Legal sector apprenticeships

It’s now possible to get a legal qualification by completing a trailblazer apprenticeship, or graduate apprenticeship. These are alternatives to the traditional route to qualification.  

You can complete an apprenticeship to qualify as a:

  • solicitor
  • paralegal
  • probate technician
  • chartered legal executive

For more information, download our brochure: Apprenticeships in the legal sector (PDF 2 MB).

Solicitor apprenticeships

The standards expected of apprentice solicitors are the same as those expected of all solicitors.   

As an apprentice you'll spend 20% of your working week studying and the rest of it working in a law firm. The law firm will decide how this 20% will be taken. Many firms give their apprentices one day a week to do course work.   

Find out more about solicitor apprenticeships

What a solicitor apprenticeship involves  

The solicitor apprenticeship is an ideal opportunity if you're looking for an alternative to university or seeking a change in career.

It will last from five to six years. However, any previous legal training you’ve done might reduce this time.   

As well as training, day-to-day work might include: 

  • finding information and files in the data room 
  • researching cases 
  • working with clients

You can find more information on the Solicitors Regulation Authority (SRA) website and the government’s apprenticeship website.   

Entry requirements

Many employers have their own entry requirements which will be posted on their apprenticeship advert, but the government’s recommended entry requirements are:  

  • five GCSEs, including mathematics and English – grade C or above (or equivalent)
  • three A levels (or equivalent) – minimum grade C  


  • relevant employer-led work experience
  • Level 3 Advanced Apprenticeship in a relevant occupation – business administration, legal services, providing financial services  
  • Level 4 Higher Apprenticeship in a relevant occupation – legal services, professional services and providing financial services (may be entitled to exemptions from training)  
  • Paralegal Apprenticeship (may be entitled to exemptions from training)
  • Legal Executive Apprenticeship (may be entitled to exemptions from training)
  • Law Degree/Graduate Diploma in Law/Legal Practice Course (entitled to exemptions from training)  


Apprentices are assessed by the Solicitors Qualifying Exam (SQE). This is split into two parts:

  • SQE1 is a written (mainly multiple-choice) exam to test legal knowledge
  • SQE2 is a practical assessment to test skills such as client interviewing and giving advice to clients 

Apprenticeship Standard requirements

Your employer will make sure you meet the requirements of the Apprenticeship Standard for a solicitor (England) or the level 7 Higher Apprenticeship in Legal Practice (Wales). 

Graduate apprenticeships: a new and evolving alternative

A graduate solicitor apprenticeship is one pathway to qualify by completing the Solicitors Qualifying Exams (SQE1 and SQE2). This means that you can join a firm with a degree or approved equivalent.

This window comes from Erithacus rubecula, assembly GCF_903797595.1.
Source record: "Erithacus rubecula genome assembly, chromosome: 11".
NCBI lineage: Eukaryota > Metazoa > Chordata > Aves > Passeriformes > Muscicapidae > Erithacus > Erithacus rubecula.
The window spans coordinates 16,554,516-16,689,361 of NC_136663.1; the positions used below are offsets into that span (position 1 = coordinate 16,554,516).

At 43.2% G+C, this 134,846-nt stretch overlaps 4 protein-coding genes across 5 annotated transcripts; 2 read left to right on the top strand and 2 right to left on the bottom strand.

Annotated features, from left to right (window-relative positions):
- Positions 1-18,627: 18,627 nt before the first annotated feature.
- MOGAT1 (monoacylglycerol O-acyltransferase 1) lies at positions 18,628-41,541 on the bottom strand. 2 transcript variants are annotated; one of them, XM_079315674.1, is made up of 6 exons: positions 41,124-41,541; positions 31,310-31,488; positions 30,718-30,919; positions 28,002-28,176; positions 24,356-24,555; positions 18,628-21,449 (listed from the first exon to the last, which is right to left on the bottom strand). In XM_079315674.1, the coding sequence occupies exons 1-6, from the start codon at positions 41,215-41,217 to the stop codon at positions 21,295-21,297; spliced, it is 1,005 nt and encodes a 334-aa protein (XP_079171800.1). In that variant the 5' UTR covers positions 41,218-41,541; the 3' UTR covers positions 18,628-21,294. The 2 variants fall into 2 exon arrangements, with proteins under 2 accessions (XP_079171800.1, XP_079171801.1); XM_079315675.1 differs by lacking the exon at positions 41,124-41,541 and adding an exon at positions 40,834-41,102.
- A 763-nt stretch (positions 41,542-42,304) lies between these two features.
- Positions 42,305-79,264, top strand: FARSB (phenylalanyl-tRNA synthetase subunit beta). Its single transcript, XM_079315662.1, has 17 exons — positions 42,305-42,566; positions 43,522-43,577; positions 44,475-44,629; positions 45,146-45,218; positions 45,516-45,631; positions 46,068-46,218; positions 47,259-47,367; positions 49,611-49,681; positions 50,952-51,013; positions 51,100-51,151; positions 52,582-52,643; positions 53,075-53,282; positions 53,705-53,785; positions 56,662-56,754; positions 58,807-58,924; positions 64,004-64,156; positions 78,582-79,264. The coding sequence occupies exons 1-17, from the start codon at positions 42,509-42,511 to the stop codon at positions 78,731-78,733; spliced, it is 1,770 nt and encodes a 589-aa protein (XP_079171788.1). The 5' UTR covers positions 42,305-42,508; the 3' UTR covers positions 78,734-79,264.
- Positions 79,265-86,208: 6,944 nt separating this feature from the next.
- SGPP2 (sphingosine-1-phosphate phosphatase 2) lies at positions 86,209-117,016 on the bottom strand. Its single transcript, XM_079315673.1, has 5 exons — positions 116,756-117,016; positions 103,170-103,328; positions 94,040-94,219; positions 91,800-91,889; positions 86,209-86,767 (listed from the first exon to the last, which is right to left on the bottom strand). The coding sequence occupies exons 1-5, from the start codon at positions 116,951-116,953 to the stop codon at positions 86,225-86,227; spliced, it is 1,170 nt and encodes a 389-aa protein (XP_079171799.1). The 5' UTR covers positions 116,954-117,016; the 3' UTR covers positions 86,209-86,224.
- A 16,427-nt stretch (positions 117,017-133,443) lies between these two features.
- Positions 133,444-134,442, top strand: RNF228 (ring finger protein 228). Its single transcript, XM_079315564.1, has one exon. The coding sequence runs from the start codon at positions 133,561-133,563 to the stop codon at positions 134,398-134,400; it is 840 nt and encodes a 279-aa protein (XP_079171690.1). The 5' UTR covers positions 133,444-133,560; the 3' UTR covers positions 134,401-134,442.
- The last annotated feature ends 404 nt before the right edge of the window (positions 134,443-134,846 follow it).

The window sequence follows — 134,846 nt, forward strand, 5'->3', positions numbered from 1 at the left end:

Graduate apprenticeships are a relatively new and evolving alternative to traditional apprenticeships. As a recent development, there's some variety in how they work at the moment.

Funding, salaries and duration

Generally, training programmes last between two and three years. Trainees can start gaining on-the-job experience and earning a salary earlier than the traditional route.

Training will be partly funded by the apprentice levy.

Trainees will receive a salary from their employer during a graduate apprenticeship. SQE training and assessments are also paid for by firms, using some or all of their contributions to the apprenticeship levy.

The levy was introduced in 2017 and is payable by all businesses with an annual pay bill of more than £3 million. However, businesses can recoup this cash provided they spend it on apprenticeship-level training.

That means that not every firm can offer apprenticeships. Of those that do, most currently offer the more traditional option, where trainees embark on up to seven years of study and work placements. 

Off-the-job training

It's important to note that the actual training set-up can also vary. In total, 20% of the apprenticeship must be spent doing off-the-job training.

For example, trainees can have block-release for study, with work placements afterwards in four to five different areas of the firm. Or, a day each week is dedicated to off-the-job study, with the four remaining days focused on the required work-based experience across placements.

Access to Work scheme

If you're disabled or have a physical or mental health condition, you may also be able to get Access to Work support. This does not cover any costs for SQE training or assessments but may help candidates with special equipment needs or transport issues.

Academia and examinations

Regardless of the route to completion, graduate apprentices will study the academic content of the SQE whilst working in a legal role, and will have the opportunity to apply some of it in practice from the very start of the training programme.

Graduate apprentices will also sit the same SQE exams as any other solicitor and solicitor apprentice will in future, no matter which way they chose to qualify.


Apprenticeships: Information for employers

Government guidance on coronavirus and apprenticeships

The government’s ‘plan for jobs’: what’s in it for solicitor firms?

Our apprenticeship stories

Three myths about apprenticeships

The Lawyer Portal – free guide to law apprenticeships

The Lawyer Portal – expert insight from a solicitor apprentice

The SRA website – solicitor apprenticeships

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